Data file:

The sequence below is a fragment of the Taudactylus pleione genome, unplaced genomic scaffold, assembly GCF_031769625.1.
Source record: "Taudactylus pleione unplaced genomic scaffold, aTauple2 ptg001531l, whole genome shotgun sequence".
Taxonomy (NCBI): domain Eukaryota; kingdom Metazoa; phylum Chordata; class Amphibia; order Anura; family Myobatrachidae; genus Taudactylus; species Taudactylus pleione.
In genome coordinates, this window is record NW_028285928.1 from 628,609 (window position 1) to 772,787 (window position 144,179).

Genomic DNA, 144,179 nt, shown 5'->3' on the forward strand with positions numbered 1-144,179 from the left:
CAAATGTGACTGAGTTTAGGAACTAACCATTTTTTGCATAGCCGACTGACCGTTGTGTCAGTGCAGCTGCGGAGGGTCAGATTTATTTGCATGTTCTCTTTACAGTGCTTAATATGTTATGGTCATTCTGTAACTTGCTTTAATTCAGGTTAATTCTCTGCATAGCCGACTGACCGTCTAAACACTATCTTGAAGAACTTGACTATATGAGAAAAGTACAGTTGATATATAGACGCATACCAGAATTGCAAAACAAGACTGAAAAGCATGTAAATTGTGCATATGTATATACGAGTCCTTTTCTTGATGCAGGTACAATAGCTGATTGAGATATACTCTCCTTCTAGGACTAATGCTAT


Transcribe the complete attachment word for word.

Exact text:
The sequence below is a fragment of the Taudactylus pleione genome, unplaced genomic scaffold, assembly GCF_031769625.1.
Source record: "Taudactylus pleione unplaced genomic scaffold, aTauple2 ptg001531l, whole genome shotgun sequence".
Taxonomy (NCBI): domain Eukaryota; kingdom Metazoa; phylum Chordata; class Amphibia; order Anura; family Myobatrachidae; genus Taudactylus; species Taudactylus pleione.
In genome coordinates, this window is record NW_028285928.1 from 628,609 (window position 1) to 772,787 (window position 144,179).

Genomic DNA, 144,179 nt, shown 5'->3' on the forward strand with positions numbered 1-144,179 from the left:
CAAATGTGACTGAGTTTAGGAACTAACCATTTTTTGCATAGCCGACTGACCGTTGTGTCAGTGCAGCTGCGGAGGGTCAGATTTATTTGCATGTTCTCTTTACAGTGCTTAATATGTTATGGTCATTCTGTAACTTGCTTTAATTCAGGTTAATTCTCTGCATAGCCGACTGACCGTCTAAACACTATCTTGAAGAACTTGACTATATGAGAAAAGTACAGTTGATATATAGACGCATACCAGAATTGCAAAACAAGACTGAAAAGCATGTAAATTGTGCATATGTATATACGAGTCCTTTTCTTGATGCAGGTACAATAGCTGATTGAGATATACTCTCCTTCTAGGACTAATGCTAT